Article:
5 Birds to find in March 2024


by bird-watching |
Published on

Though traditionally a quiet time of year for rarities, March heralds the first great change of bird populations of the year. Some wintering birds are already on their way north, while the first proper summer visitors are appearing. It really is a great time of year. Here are five birds to keep an eye/ear open for this month.

Ringed Plover

E4RAWD Sandregenpfeifer, Ringed Plover, Common Ringed Plover, Charadrius hiaticula, Grand Gravelot, Chorlitejo Grande

Though essentially coastal birds, present throughout the year at suitable estuaries and beaches and on mudflats around the country, Ringed Plovers also breed inland at suitable sites. And they usually only appear at these sites in late February or early March (usually before the largely inland breeding Little Ringed Plovers arrive from mid-month). They are larger, chunkier, more rounded birds than their similar, scarcer cousins, with bright orange legs and a bright orange base to the stumpy bill (and no pale eye ring), white wing-bar, plus an uplsurred, whistled ‘pooeep’ call.

Lesser Spotted Woodpecker

RA5P3M Lesser spotted woodpecker (Dendrocopus minor), perched on a thin vertical branch

The gorgeous little Lesser Spotted Woodpecker is a bird in serious trouble in the UK, with populations dwindling at horrifying rate across most of its range, which is mainly England and Wales (they are almost unheard of in Scotland). March is a good time to seek them out, as at this time of year they are more noisy, drumming and calling to claim and defend territories (or attract mates). As most leaves have not grown yet, they are also easier to see, especially as they often like being on high twigs in tall trees! The sounds are the best way of detecting the presence of LSWs; the drum (delivered by both sexes) is longer, more even and more rattling in quality than the louder, shorter bursts of Great Spotteds. The call is a ‘kee kee kee kee’ somewhat resembling the call of a Kestrel, and even said to resemble the laughing yaffle of a Green Woodpecker, at least in cadence, though it is a much higher sound.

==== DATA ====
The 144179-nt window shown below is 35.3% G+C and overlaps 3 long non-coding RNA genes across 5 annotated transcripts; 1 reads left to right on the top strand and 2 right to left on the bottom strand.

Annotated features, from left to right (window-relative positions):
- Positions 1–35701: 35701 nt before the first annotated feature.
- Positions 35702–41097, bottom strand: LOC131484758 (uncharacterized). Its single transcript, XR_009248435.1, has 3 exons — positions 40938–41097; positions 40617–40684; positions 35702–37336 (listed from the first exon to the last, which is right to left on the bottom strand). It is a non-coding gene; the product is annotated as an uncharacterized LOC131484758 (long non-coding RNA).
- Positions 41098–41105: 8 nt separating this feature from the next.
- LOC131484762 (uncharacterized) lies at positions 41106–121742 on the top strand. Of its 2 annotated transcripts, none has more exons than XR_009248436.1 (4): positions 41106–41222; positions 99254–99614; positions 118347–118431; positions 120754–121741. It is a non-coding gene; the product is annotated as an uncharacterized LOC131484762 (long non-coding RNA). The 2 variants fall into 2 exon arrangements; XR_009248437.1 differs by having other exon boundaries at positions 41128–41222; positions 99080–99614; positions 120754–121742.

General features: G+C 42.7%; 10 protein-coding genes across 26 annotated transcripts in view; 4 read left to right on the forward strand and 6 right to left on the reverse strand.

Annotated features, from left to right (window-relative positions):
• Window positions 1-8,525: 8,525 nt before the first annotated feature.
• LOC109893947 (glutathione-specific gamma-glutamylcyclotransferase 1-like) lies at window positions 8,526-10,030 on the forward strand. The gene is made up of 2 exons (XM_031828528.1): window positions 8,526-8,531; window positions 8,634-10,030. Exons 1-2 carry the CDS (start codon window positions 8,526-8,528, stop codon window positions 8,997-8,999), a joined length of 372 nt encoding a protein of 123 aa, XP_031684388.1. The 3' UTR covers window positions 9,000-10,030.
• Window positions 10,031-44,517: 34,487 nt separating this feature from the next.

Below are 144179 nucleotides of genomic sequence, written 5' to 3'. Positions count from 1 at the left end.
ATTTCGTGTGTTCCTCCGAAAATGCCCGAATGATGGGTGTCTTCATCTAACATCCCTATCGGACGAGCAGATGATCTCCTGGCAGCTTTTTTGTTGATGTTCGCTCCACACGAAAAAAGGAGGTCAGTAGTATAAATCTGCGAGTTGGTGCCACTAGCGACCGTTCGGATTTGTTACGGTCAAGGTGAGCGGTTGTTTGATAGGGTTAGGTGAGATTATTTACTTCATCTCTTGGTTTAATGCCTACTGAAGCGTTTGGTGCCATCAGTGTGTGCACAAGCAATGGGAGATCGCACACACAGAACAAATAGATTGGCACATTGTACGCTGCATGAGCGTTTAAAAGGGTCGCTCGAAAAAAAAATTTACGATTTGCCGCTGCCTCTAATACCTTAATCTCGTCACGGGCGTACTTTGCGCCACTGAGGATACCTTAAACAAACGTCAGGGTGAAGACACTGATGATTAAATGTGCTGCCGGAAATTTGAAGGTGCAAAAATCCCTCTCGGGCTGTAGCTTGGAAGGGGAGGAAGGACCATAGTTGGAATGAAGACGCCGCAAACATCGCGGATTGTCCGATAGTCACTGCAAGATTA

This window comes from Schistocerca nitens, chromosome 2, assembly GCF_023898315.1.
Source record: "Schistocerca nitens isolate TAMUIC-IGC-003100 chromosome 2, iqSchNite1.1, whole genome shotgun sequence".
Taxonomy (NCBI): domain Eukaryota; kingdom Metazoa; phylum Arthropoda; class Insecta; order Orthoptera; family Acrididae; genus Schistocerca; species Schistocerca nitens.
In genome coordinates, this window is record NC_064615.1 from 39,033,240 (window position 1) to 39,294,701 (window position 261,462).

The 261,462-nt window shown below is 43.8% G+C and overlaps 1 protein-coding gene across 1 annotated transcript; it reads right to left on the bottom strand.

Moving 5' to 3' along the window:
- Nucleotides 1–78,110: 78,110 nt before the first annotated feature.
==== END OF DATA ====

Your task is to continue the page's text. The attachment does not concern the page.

Grey Heron

BWRXRG Grey Heron Ardea Cinerea Perched On Tree. Norfolk Broads. Spring Uk

Yes, you can see herons at any time of year, but rarely do these wonderful birds get the mentions they deserve in these pages, so why not pay these majestic fish-eaters a bit more attention this month. They nest colonially from early spring, in colonies known as heronries, where the large nests are grouped together high in trees (a bit like a rookery, but with larger nests). Herons are found all over the country, anywhere where there is a plentiful supply of fish to sneak up on, be it a pond, lake, gravel pit river or even at the coast.


DAN0WX Blackcap - male singing in Spring Sylvia atricapilla Essex, UK BI024757

From mid-March listen for the beautiful, fluty song of the Blackcap. It really is one of the great joys of early spring. We have an ever-increasing number of wintering Blackcaps in the UK, but the sound of the first males proclaiming territory is a real sign that spring migration is really starting. Blackcaps are quite large, grey-brown warblers; the males have black caps, the females’ caps are red-brown.

Corn Bunting

ATAR71 Corn bunting Milaria calandra spring adult singing Hertfordshire England UK April 2005

This beefy bunting was once a staple of agricultural land across the UK (particularly arable farmland, as implied by its name). These days, though, like so many farmland birds it is another species declining with alarming speed. Its jangling (‘shaking a bunch of keys’) song is as pleasing on the ear as it distinctive, but is no longer a familiar or expected sound over most of the country. Corn Buntings are surprisingly large birds, approaching Starlings, or at least Sky Larks in bulk, so despite their lack of distinctive markings (they are very much of the LBJ school of smaller bird), they are relatively easy to identify on size and shape alone. Go and see (and hear) them while you still can.

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